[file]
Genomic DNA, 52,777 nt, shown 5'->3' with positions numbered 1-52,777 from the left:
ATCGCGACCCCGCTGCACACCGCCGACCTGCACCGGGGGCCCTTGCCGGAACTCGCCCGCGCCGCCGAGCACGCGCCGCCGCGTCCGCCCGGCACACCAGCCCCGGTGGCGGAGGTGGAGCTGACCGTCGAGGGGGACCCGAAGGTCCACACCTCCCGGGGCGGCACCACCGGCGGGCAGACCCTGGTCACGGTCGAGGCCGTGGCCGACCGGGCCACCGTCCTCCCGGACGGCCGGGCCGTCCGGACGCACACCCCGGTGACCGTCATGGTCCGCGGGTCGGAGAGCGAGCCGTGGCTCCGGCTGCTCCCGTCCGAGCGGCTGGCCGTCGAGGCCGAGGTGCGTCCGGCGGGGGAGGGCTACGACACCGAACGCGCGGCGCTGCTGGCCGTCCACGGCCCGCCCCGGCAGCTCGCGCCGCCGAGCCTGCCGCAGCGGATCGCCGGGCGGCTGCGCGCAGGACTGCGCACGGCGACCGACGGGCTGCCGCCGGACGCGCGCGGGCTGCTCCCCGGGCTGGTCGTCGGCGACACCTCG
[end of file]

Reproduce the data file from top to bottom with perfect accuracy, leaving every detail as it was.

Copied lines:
Genomic DNA, 52,777 nt, shown 5'->3' with positions numbered 1-52,777 from the left:
ATCGCGACCCCGCTGCACACCGCCGACCTGCACCGGGGGCCCTTGCCGGAACTCGCCCGCGCCGCCGAGCACGCGCCGCCGCGTCCGCCCGGCACACCAGCCCCGGTGGCGGAGGTGGAGCTGACCGTCGAGGGGGACCCGAAGGTCCACACCTCCCGGGGCGGCACCACCGGCGGGCAGACCCTGGTCACGGTCGAGGCCGTGGCCGACCGGGCCACCGTCCTCCCGGACGGCCGGGCCGTCCGGACGCACACCCCGGTGACCGTCATGGTCCGCGGGTCGGAGAGCGAGCCGTGGCTCCGGCTGCTCCCGTCCGAGCGGCTGGCCGTCGAGGCCGAGGTGCGTCCGGCGGGGGAGGGCTACGACACCGAACGCGCGGCGCTGCTGGCCGTCCACGGCCCGCCCCGGCAGCTCGCGCCGCCGAGCCTGCCGCAGCGGATCGCCGGGCGGCTGCGCGCAGGACTGCGCACGGCGACCGACGGGCTGCCGCCGGACGCGCGCGGGCTGCTCCCCGGGCTGGTCGTCGGCGACACCTCG